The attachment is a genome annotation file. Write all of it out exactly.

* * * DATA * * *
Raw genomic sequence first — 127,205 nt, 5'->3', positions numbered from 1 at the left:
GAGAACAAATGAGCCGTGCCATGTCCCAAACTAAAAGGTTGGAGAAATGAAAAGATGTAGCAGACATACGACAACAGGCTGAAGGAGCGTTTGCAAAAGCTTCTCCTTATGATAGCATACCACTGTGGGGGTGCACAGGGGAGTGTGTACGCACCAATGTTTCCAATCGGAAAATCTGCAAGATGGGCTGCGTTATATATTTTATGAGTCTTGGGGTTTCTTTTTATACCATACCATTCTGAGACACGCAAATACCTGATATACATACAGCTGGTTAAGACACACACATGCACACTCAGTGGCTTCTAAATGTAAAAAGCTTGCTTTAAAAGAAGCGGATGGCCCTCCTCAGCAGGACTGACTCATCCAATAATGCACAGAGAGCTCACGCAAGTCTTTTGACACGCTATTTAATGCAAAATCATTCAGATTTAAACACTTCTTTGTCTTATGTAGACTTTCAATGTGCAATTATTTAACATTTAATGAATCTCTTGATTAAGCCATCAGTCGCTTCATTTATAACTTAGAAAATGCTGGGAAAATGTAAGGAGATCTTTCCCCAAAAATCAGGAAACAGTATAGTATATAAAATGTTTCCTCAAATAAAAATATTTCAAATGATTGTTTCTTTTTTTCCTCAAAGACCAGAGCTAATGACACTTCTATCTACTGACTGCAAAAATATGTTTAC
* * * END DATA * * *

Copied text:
Raw genomic sequence first — 127,205 nt, 5'->3', positions numbered from 1 at the left:
GAGAACAAATGAGCCGTGCCATGTCCCAAACTAAAAGGTTGGAGAAATGAAAAGATGTAGCAGACATACGACAACAGGCTGAAGGAGCGTTTGCAAAAGCTTCTCCTTATGATAGCATACCACTGTGGGGGTGCACAGGGGAGTGTGTACGCACCAATGTTTCCAATCGGAAAATCTGCAAGATGGGCTGCGTTATATATTTTATGAGTCTTGGGGTTTCTTTTTATACCATACCATTCTGAGACACGCAAATACCTGATATACATACAGCTGGTTAAGACACACACATGCACACTCAGTGGCTTCTAAATGTAAAAAGCTTGCTTTAAAAGAAGCGGATGGCCCTCCTCAGCAGGACTGACTCATCCAATAATGCACAGAGAGCTCACGCAAGTCTTTTGACACGCTATTTAATGCAAAATCATTCAGATTTAAACACTTCTTTGTCTTATGTAGACTTTCAATGTGCAATTATTTAACATTTAATGAATCTCTTGATTAAGCCATCAGTCGCTTCATTTATAACTTAGAAAATGCTGGGAAAATGTAAGGAGATCTTTCCCCAAAAATCAGGAAACAGTATAGTATATAAAATGTTTCCTCAAATAAAAATATTTCAAATGATTGTTTCTTTTTTTCCTCAAAGACCAGAGCTAATGACACTTCTATCTACTGACTGCAAAAATATGTTTAC